“Having a level of exposure, interest and understanding helps to ensure that the respective teams can work together,” he explains.

“For me personally, in my team I have two senior technology staff that are actually accountants by trade – so that helps us with a more fulsome understanding of how finance processes work.”

What is essential though, says Pickering, is that CFOs and CIOs agree on a road map for future investment in technology.

“CFOs (must be) clear on the future investment pathway, given CFOs are largely responsible for maintaining the capital/cash management plan,” he says.

“It is also important that CFOs have the clarity of the CIO’s tech strategy to assist with future financial planning.”


While the stereotypes of CFOs always wanting to reduce spend, and CIOs having a money-is-no-obstacle approach to investing in tech, Pickering says in reality, things have changed.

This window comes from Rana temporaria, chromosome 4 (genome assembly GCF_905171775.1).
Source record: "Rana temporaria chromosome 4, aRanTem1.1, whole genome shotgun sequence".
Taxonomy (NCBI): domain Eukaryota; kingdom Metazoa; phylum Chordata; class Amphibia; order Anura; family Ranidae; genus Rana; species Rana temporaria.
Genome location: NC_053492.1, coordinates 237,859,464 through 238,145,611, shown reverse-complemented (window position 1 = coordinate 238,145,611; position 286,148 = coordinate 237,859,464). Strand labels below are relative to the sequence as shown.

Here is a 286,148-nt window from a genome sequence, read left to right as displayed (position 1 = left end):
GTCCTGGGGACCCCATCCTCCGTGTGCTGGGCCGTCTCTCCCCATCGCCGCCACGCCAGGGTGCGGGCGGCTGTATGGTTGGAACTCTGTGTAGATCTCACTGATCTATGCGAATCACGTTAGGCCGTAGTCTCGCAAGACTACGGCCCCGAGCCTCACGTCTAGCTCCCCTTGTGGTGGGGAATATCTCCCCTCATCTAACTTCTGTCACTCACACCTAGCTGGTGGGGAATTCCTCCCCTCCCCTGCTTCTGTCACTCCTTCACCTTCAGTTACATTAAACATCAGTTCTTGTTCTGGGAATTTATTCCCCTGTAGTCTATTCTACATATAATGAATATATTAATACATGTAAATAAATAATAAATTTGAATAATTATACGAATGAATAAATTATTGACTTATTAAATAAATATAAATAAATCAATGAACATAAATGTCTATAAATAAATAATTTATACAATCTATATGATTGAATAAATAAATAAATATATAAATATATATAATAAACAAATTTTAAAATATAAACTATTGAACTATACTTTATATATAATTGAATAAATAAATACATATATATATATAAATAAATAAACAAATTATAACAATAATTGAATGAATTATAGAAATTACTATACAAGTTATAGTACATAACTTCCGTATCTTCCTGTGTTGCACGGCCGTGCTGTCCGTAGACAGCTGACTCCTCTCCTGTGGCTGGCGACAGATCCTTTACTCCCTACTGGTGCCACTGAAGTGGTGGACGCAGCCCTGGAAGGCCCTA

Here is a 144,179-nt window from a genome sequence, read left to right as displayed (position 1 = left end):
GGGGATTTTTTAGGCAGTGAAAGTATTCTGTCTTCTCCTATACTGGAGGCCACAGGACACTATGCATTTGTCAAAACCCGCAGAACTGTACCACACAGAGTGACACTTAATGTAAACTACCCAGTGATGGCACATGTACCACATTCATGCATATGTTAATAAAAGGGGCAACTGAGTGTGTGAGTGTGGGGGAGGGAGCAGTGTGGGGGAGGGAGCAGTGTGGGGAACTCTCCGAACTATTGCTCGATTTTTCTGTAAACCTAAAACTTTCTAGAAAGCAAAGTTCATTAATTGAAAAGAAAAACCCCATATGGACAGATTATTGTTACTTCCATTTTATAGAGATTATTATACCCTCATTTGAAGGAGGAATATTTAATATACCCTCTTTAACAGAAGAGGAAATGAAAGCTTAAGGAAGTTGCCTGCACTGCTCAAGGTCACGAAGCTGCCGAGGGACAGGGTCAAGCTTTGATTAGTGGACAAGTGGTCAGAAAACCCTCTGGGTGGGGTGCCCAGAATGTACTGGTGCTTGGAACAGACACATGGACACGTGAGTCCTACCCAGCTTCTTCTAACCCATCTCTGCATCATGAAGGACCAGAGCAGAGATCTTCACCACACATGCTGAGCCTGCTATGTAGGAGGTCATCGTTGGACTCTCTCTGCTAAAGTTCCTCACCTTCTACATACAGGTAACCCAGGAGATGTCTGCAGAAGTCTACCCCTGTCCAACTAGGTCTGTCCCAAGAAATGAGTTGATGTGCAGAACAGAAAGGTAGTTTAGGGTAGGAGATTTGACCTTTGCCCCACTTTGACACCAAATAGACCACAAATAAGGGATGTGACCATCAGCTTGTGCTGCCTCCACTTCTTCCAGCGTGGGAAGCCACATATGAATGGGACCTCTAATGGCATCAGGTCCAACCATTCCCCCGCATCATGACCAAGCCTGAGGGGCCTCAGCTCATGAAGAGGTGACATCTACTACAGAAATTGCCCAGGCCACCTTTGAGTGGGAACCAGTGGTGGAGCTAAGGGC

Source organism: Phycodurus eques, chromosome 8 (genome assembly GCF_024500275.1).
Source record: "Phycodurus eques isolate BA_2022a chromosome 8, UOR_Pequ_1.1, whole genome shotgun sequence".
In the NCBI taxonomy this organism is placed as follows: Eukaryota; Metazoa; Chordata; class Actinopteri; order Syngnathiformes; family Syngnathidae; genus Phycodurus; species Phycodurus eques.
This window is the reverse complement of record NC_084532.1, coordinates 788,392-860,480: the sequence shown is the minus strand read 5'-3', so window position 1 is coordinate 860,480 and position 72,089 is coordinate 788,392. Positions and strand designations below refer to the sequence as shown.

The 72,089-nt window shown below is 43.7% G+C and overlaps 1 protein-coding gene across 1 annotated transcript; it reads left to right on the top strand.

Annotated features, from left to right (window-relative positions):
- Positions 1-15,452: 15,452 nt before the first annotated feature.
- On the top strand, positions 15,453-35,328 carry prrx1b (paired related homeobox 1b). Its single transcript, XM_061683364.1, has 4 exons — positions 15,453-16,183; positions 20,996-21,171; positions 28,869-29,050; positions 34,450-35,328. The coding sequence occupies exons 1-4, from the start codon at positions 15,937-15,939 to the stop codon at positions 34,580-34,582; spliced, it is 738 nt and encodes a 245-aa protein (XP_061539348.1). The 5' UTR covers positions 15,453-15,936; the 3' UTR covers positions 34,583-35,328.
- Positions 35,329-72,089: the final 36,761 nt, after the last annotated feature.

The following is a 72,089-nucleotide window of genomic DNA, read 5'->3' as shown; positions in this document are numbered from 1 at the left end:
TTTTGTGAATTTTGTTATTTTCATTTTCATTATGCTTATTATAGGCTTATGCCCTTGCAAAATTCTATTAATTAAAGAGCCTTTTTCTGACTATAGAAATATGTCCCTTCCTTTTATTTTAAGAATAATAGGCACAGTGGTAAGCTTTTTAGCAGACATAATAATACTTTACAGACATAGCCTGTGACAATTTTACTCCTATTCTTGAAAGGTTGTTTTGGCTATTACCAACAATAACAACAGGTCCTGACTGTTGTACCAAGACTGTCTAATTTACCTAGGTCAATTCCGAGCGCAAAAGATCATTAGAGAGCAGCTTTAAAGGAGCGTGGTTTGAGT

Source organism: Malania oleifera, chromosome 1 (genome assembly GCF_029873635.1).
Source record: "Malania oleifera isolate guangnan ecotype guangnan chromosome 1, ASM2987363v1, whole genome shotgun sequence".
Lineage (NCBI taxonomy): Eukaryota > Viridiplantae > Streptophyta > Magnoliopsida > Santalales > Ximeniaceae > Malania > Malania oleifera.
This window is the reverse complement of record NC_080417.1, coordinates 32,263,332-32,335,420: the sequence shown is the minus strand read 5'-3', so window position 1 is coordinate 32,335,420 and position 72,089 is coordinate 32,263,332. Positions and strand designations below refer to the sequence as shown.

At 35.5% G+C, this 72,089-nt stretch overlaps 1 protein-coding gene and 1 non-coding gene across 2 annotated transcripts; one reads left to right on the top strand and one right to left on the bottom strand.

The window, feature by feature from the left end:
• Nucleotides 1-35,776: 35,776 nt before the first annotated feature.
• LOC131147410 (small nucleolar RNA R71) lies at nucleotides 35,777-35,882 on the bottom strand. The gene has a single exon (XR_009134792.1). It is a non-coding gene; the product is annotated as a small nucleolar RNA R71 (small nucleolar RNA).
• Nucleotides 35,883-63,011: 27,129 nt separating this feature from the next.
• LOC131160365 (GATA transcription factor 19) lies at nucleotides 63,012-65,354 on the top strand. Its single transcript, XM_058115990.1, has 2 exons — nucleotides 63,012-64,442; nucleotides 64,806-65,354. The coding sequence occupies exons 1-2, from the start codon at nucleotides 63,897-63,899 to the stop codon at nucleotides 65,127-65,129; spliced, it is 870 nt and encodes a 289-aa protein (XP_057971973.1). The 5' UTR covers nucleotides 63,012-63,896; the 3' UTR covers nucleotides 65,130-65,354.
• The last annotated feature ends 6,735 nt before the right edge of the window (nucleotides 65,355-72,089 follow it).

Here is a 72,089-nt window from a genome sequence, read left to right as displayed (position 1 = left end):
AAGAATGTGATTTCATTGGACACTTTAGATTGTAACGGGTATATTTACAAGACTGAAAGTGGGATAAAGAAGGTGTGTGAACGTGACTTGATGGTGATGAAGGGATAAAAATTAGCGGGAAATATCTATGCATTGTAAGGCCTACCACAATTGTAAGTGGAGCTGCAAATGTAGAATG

“The biggest change I think is a generational one, as we’re seeing CFOs who are interested, capable and have been involved in many technology projects,” says Pickering.

“There’s a stronger understanding that CIOs aren’t just there to do value-less tech projects and that correctly leveraged, there’s a real superpower that can be unlocked.”

From a CIOs perspective, Pickering says leaders are coming through the ranks who are interested in finance, maybe have finance backgrounds, and see the value of partnering with CFOs in delivering business value.

“These respective changes of attitude through experience I think has brought us to where we are today.”